The Raspberry Pi is notoriously tough on micro SD cards, which were never intended to be used as primary computer storage.
The Pi 4’s USB 3.0 bus presents a high-speed alternative to the SD card… almost. Unfortunately, you can’t yet boot the Pi 4 off a USB 3.0-connected drive (as you could with the Pi 3) but you can at least use USB for your primary storage and retain the Pi’s micro SD card solely for boot duties. This minimizes the risk to this fragile medium.
I like solid-state storage, but there’s a time when you want the storage capacity that only a hard drive can bring — at least until SSDs become much, much cheaper. Of course, SD cards are pretty cheap to buy and to support in hardware which is why the format was chosen for the Raspberry Pi in the first place. At high capacities, the price:gigabyte ratio isn’t as attractive as that of a hard drive, but you get a single point of access for all your computer storage just as you do with any modern laptop or desktop.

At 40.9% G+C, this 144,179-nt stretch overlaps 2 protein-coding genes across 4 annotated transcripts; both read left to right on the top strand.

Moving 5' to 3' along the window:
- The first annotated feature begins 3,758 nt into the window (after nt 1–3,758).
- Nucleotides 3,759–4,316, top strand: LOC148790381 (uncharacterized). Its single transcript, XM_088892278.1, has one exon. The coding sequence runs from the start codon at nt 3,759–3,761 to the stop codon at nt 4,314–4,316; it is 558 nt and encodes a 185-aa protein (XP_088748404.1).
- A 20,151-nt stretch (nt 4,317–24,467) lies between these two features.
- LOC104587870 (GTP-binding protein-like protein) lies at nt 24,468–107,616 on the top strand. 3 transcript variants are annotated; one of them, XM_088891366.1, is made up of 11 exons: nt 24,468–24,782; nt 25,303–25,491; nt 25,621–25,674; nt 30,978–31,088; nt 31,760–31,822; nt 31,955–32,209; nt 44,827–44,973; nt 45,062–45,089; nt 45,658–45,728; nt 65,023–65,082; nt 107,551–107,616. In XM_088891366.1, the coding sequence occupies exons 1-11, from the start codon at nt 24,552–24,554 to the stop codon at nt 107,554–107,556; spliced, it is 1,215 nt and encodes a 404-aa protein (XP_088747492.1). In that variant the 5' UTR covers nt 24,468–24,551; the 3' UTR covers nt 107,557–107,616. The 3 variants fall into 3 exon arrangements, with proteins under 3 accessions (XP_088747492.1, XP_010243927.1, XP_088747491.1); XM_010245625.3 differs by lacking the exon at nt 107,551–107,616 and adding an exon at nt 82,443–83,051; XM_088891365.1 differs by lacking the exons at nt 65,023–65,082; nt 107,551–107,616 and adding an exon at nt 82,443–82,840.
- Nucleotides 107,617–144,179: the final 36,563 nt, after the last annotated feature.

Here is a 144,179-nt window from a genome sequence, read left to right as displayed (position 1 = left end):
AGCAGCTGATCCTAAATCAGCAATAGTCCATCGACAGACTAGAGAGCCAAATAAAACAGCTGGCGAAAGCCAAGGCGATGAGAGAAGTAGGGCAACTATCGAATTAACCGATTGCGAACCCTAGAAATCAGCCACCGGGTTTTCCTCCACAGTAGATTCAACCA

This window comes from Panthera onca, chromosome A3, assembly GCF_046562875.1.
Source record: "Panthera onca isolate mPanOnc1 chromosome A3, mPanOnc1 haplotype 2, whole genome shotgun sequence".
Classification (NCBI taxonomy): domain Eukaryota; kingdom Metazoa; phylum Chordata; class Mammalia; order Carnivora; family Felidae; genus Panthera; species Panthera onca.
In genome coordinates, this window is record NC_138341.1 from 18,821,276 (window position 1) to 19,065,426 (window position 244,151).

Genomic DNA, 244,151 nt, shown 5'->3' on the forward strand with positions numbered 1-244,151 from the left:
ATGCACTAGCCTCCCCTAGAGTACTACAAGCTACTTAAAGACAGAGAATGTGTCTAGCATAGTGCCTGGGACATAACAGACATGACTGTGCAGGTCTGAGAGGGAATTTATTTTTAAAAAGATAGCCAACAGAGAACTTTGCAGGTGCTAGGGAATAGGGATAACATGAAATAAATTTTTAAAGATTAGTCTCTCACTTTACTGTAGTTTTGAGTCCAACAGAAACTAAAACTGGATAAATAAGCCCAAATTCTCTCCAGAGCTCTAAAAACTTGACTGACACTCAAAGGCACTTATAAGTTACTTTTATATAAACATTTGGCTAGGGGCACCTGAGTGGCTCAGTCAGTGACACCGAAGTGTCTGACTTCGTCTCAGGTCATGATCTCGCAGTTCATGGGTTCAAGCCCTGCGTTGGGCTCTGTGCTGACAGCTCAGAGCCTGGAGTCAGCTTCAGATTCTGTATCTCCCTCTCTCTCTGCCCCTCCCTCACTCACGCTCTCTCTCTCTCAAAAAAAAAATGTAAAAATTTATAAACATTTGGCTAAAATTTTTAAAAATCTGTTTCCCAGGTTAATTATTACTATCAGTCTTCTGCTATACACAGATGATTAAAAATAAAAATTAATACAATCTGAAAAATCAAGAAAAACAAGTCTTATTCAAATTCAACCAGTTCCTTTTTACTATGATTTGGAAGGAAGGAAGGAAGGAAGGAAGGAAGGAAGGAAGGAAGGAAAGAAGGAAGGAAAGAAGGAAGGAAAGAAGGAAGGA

I’ve re-installed my Pi’s SD card storage more times than I care to recall. New cards, programming glitches, messing with Linux’s settings files – all of these reasons have forced me to go through the process of re-flashing the Pi’s storage card. That’s bad enough – what’s worse is having to re-download the applications I’d added since the previous install, applying updates and choosing again all of my system preferences.